This is the type of film that seems restrained on DVD and, like Days of Heaven, is one of reasons to own a Blu-ray player. An unforgettable film with the highest caliber of audio and video transfer - an absolute must-own for ANY cinema fan. 

Gary W. Tooze

***

ON THE DVD: Those keen on the DTS sound option may find this available from Amazon third-party sellers as it is out-of-print and has been for a while. The image quality of the region 1 Fox releases is excellent and very film-like and there are no supplements (possible as the film is so long hence space on the disc was limited).

***

On the UK edition available HERE: Fox also did stellar job on this UK release of "The Thin Red Line". The image is stupendous! Sharp detail and crystal clarity, vivid colors and flawless contrast. The 5.1 audio track just adds to the amazement and is very strong on all levels. There are, unfortunately, no real extras on this disc. You will find a selection of those haunting Melanesian songs from the film though, as well as the obligatory theatrical trailer.

***

Terrence Malick keeps the cinema alive. He's one of the few genuine poets of contemporary cinema who has the power, originality and depth of feeling of the old masters. Watching his films, one gets the sense that he has a true understanding of life in its essence. To watch his work is therefore an enlightening and inspiring experience. "The Thin Red Line" may very well be his masterwork, a film that grasps human nature and treats one of cinema's most often used themes, war, with unprecedented intelligence and care. "The Thin Red Line" should be essential viewing and this DVD a must for every cinephile.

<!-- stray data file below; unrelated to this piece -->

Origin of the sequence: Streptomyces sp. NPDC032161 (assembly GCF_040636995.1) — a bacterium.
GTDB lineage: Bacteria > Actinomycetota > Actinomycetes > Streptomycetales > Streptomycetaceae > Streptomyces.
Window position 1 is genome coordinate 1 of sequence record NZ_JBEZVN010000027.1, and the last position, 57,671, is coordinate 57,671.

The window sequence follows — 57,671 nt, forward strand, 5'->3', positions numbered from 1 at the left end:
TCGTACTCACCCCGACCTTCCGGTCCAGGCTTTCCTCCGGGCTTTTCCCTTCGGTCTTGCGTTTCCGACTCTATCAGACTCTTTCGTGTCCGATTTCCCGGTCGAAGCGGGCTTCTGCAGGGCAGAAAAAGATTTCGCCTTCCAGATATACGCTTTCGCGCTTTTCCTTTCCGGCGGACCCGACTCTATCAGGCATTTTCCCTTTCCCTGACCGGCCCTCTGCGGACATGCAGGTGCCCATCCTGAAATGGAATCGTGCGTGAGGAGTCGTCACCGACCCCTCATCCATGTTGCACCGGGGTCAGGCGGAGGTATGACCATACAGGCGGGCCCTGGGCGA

- Stan Czarnecki

 



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Report Card:

 

Image:

Blu-ray

Sound:

Blu-ray

Extras: Blu-ray

 

Box Cover

   

Released on Blu-ray Steelbook in the UK in May 2014:

Distribution

20th Century Fox

Region 1 - NTSC

Criterion Collection - Spine # 536 - Region 'A' - Blu-ray